“The most beautiful people we have known are those who have known defeat, known suffering, known struggle, known loss, and have found their way out of the depths. These persons have an appreciation, a sensitivity, and an understanding of life that fills them with compassion, gentleness, and a deep loving concern. Beautiful people do not just happen.”
I think everyone here feels a connection with that statement. For me, when I read it I immediately thought of my mother.
I was eight years old when my mother was diagnosed with breast cancer, from the day of diagnosis she was in an aggressive, full on battle with the disease, until August of 2004 when it took her life.
She was sick for what equals now half of my life, the majority of my brother’s. I struggle to remember a time before her diagnosis. What’s even more difficult is to reflect, now that I’m an adult, on what pain, what sickness, what stress and anxiety she and my dad must have felt that I didn’t see. Realizing the magnitude of the situations I lived through as a child has been some of the toughest parts.
It wasn’t that my parents kept the diagnosis or prognosis from us. It’s that we were children. When you’re trying to wrap your brain around multiplication tables, how in the world do you begin to understand a disease such as cancer? How can a parent explain?
Mine chose a seemingly unorthodox way of doing so. They let my brother and I pick the route that was best for us. They didn’t want to use a “One size fits all” type of method for a message so large, so they sat us down, and explained the basics. From there, it was up to us. They would answer any question we had, (separately of course, so the other wasn’t subject to information they weren’t ready for) they told us “Tell us when your brain is full” and as they’d predicted, we were opposite, my brother wanted everything spread on the table right then, whereas I preferred small bits and pieces of information over time. Their method worked. It removed the fear of the unknown, yet gave us a wall should we want to hide. We weren’t forced into anything.
On the day of diagnosis my parents decided that my brother and I would have the most normal childhoods we could possibly have. That’s why it’s difficult for me to answer the question “What was it like living with a mother who had cancer?” I lived with my Mom. She was a wife, a sister, a mother, a friend, a school board president, a medical technologist , a Sunday school teacher, an avid reader, a traveler….she was all these things, and so much more wrapped into one tiny barely over five foot tall package…who just happened to have cancer.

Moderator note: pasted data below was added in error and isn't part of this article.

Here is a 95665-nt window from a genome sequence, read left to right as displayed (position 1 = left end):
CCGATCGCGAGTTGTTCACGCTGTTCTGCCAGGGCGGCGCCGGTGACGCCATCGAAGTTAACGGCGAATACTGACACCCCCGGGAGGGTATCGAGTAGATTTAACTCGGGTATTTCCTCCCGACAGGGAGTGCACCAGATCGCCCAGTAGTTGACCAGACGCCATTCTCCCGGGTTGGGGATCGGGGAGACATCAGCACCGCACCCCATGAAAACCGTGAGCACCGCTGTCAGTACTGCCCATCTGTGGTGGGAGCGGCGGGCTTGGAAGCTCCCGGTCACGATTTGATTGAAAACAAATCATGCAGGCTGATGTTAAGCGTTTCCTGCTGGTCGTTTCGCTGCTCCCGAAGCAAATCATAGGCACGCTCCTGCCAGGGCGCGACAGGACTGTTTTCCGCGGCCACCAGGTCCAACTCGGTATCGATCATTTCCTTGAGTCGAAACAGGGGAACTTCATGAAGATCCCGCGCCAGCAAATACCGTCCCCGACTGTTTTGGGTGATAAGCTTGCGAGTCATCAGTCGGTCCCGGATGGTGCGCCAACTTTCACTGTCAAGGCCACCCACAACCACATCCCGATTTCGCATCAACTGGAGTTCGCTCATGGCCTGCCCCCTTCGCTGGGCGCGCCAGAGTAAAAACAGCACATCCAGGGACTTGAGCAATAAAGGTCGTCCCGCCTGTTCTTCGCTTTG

To our family, Cancer made us different, but it never defined us. Why would it? Why would we let an ugly, depressing word be our legacy? Cancer was a fact of life, no more no less.
The disease and treatment quickly became part of our lives. Maybe it was easy to adjust the schedules of my brother and I because we were so young, without social lives or an onslaught of activities; maybe it wasn’t…But I don’t remember a large transitional phase. Treatments were almost like a job. Some days are long and tedious; some days take a whole lot out of you. It was the same with my mom.
I don’t know how much of a struggle it was to ensure that we had a normal childhood, but I can tell you my parents nailed it. I took dance and piano lessons; my brother was active in sports. Despite what was going on in our lives we had dinner together as a family almost every night. We were in church every Sunday.